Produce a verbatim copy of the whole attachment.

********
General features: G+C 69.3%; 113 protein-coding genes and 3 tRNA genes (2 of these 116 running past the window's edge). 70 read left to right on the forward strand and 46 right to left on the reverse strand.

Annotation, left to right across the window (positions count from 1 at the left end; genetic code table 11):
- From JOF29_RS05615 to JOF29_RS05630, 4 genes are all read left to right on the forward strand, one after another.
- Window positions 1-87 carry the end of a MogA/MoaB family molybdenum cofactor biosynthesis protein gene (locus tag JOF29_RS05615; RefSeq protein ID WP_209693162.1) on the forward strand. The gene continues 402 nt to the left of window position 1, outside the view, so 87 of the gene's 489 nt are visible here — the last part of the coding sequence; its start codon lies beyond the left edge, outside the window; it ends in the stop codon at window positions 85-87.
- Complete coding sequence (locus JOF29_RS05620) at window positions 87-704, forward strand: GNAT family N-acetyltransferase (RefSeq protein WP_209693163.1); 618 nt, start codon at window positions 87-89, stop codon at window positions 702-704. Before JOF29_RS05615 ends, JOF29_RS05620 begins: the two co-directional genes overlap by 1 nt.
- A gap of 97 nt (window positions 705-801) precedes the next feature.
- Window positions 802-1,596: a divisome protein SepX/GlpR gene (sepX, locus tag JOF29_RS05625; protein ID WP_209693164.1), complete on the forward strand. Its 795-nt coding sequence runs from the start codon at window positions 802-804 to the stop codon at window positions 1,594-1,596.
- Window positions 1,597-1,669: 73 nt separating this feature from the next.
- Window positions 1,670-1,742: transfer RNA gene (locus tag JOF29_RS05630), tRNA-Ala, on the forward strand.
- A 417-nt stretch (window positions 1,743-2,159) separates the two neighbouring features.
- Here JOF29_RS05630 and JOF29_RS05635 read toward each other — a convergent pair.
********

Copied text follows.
General features: G+C 69.3%; 113 protein-coding genes and 3 tRNA genes (2 of these 116 running past the window's edge). 70 read left to right on the forward strand and 46 right to left on the reverse strand.

Annotation, left to right across the window (positions count from 1 at the left end; genetic code table 11):
- From JOF29_RS05615 to JOF29_RS05630, 4 genes are all read left to right on the forward strand, one after another.
- Window positions 1-87 carry the end of a MogA/MoaB family molybdenum cofactor biosynthesis protein gene (locus tag JOF29_RS05615; RefSeq protein ID WP_209693162.1) on the forward strand. The gene continues 402 nt to the left of window position 1, outside the view, so 87 of the gene's 489 nt are visible here — the last part of the coding sequence; its start codon lies beyond the left edge, outside the window; it ends in the stop codon at window positions 85-87.
- Complete coding sequence (locus JOF29_RS05620) at window positions 87-704, forward strand: GNAT family N-acetyltransferase (RefSeq protein WP_209693163.1); 618 nt, start codon at window positions 87-89, stop codon at window positions 702-704. Before JOF29_RS05615 ends, JOF29_RS05620 begins: the two co-directional genes overlap by 1 nt.
- A gap of 97 nt (window positions 705-801) precedes the next feature.
- Window positions 802-1,596: a divisome protein SepX/GlpR gene (sepX, locus tag JOF29_RS05625; protein ID WP_209693164.1), complete on the forward strand. Its 795-nt coding sequence runs from the start codon at window positions 802-804 to the stop codon at window positions 1,594-1,596.
- Window positions 1,597-1,669: 73 nt separating this feature from the next.
- Window positions 1,670-1,742: transfer RNA gene (locus tag JOF29_RS05630), tRNA-Ala, on the forward strand.
- A 417-nt stretch (window positions 1,743-2,159) separates the two neighbouring features.
- Here JOF29_RS05630 and JOF29_RS05635 read toward each other — a convergent pair.